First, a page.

Summary of Narrative Economics

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Prominent economist Robert J. Shiller argues that, to truly understand the economy, he and his fellow dismal scientists need to look beyond the usual data points. Stories are what really drive economic activity, the Nobel laureate contends in this important and insightful text. He says that economists pay too much attention to hard facts while giving too little heed to the stories that consumers and investors tell themselves and each other. Shiller breaks down how narratives work through examples spanning the Great Depression to the bitcoin craze. So if you're looking for a good story, pull up a chair...

About the Author

Robert J. Shiller is a Nobel Prize-winning economist, the author of the New York Times bestseller Irrational Exuberance, and the co-author of Animal Spirits. He is a professor of economics at Yale University.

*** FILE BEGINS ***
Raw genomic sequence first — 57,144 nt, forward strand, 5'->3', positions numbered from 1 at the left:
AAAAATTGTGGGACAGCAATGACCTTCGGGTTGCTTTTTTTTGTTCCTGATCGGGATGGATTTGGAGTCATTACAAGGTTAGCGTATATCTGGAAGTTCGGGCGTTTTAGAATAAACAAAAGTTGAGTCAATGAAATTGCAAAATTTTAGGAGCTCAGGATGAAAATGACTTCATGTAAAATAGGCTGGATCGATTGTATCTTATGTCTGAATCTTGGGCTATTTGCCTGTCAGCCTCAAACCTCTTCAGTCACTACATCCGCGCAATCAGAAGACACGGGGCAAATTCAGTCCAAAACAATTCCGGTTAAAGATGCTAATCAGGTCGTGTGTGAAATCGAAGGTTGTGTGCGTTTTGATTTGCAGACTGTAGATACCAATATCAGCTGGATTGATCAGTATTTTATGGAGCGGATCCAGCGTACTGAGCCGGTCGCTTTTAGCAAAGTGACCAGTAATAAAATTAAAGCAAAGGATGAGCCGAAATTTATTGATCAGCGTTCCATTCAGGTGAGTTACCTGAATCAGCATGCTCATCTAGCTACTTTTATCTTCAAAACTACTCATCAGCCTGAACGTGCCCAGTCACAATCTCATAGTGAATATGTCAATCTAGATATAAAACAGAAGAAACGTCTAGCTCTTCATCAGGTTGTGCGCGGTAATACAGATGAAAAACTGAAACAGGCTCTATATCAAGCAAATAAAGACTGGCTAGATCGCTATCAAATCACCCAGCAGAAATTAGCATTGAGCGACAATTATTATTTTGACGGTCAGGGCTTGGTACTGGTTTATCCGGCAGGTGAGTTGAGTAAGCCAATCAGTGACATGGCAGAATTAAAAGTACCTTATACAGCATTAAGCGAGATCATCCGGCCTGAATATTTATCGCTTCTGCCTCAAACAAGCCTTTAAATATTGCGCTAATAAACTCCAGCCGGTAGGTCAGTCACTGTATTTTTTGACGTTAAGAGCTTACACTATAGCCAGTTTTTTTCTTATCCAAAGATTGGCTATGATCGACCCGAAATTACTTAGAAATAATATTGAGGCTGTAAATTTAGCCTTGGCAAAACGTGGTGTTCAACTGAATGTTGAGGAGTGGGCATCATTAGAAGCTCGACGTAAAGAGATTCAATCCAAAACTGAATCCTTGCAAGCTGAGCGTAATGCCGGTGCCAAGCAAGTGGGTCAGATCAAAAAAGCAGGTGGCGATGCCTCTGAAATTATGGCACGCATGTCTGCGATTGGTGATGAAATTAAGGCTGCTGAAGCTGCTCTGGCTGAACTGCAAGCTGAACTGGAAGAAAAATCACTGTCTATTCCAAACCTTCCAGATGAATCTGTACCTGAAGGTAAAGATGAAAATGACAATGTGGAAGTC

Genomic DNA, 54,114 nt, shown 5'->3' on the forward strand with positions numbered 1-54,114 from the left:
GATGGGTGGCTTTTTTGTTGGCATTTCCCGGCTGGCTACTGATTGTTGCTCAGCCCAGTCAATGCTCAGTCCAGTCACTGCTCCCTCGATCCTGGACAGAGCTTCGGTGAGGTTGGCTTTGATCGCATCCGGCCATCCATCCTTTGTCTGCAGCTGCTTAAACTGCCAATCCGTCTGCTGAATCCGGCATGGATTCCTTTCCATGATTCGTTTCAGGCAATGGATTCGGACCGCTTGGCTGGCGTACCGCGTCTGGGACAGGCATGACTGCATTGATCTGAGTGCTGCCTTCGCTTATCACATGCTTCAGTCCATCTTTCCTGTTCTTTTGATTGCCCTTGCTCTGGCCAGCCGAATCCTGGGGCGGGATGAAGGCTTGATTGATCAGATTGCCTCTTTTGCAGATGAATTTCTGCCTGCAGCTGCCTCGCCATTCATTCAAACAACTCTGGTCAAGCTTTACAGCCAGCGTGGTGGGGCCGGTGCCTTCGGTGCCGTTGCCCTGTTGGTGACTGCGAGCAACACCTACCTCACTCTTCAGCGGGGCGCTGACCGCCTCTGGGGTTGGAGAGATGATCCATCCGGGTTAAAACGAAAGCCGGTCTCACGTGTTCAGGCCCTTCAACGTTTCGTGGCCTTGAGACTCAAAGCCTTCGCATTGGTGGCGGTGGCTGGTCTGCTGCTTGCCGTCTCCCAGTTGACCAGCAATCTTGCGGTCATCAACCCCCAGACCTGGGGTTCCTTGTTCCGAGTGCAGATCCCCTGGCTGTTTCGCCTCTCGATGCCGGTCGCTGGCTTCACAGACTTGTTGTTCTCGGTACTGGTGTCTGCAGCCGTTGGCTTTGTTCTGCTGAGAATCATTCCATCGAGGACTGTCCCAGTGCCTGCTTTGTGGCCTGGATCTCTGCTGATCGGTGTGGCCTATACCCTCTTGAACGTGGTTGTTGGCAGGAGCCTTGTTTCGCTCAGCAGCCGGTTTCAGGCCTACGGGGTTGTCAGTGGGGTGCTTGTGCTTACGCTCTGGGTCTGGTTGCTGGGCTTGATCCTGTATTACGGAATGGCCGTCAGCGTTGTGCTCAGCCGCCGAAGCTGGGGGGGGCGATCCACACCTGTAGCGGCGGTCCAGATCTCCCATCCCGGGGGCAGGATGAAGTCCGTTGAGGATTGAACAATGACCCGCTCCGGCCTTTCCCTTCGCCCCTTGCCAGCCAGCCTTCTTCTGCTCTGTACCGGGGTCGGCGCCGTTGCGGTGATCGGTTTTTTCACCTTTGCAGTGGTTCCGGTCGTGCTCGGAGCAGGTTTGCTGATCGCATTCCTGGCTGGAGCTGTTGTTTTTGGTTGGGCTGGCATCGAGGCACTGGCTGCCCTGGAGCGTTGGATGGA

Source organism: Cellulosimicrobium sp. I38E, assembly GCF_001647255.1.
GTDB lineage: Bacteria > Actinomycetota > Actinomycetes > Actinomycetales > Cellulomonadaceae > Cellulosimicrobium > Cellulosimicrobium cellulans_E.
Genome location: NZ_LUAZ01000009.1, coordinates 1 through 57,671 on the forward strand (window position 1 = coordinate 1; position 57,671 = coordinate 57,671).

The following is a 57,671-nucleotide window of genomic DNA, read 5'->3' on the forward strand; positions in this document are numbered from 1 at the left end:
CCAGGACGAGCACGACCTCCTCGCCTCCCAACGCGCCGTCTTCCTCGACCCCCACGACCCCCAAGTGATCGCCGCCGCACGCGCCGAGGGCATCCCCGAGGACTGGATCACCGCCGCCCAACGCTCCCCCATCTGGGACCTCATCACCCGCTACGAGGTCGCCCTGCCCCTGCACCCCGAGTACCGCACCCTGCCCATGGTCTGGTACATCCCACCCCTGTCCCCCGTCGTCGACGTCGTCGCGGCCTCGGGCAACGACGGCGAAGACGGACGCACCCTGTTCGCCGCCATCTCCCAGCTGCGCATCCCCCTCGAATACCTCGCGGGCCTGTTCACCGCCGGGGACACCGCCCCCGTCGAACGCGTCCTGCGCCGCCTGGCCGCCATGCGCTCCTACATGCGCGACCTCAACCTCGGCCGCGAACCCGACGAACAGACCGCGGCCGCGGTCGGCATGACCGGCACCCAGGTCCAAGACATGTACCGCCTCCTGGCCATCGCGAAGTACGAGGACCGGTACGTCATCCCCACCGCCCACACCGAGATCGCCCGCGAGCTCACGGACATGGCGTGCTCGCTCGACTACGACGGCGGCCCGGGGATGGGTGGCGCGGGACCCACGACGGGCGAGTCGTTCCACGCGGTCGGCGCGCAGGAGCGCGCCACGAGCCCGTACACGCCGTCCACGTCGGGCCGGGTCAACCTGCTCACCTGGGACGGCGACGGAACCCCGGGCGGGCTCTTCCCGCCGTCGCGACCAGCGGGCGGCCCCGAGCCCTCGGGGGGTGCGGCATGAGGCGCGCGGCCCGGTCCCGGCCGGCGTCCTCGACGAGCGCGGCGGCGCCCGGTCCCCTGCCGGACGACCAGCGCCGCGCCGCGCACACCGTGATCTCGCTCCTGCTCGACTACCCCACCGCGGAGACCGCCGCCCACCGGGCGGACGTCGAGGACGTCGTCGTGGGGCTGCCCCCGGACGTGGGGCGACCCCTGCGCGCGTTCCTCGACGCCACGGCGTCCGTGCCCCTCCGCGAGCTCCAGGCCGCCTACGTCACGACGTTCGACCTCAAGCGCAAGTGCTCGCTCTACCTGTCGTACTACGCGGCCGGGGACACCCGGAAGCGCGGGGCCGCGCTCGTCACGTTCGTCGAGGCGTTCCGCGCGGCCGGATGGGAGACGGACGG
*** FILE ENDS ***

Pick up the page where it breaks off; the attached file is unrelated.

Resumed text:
Stories, not data, are the most powerful force in economic behavior.

When human beings dream, they don’t conjure images of charts, graphs or data; they dream in stories. Story telling is deeply ingrained in the human brain. Economists have long overlooked the power of stories, but examples of economic narratives abound. Tales drive booms and busts in real estate and stocks. Narratives that focus on fear and suffering can deepen economic depressions, while expansions feed on the infectious optimism that often underlies greed.

Bitcoin, which launched in 2009, offers an example of the power of economic narratives. The mysterious founding of the cryptocurrency is part of its appeal: An otherwise-unknown person who went by the name of Satoshi Nakamoto created the virtual currency. Backed by imposing mathematical work, bitcoin relies on additions to public ledgers to create a digital version of money. Amid a yarn about the development of a currency untethered from government, bitcoin soared in value to $300 billion in just a few years.

Proponents of bitcoin usually...

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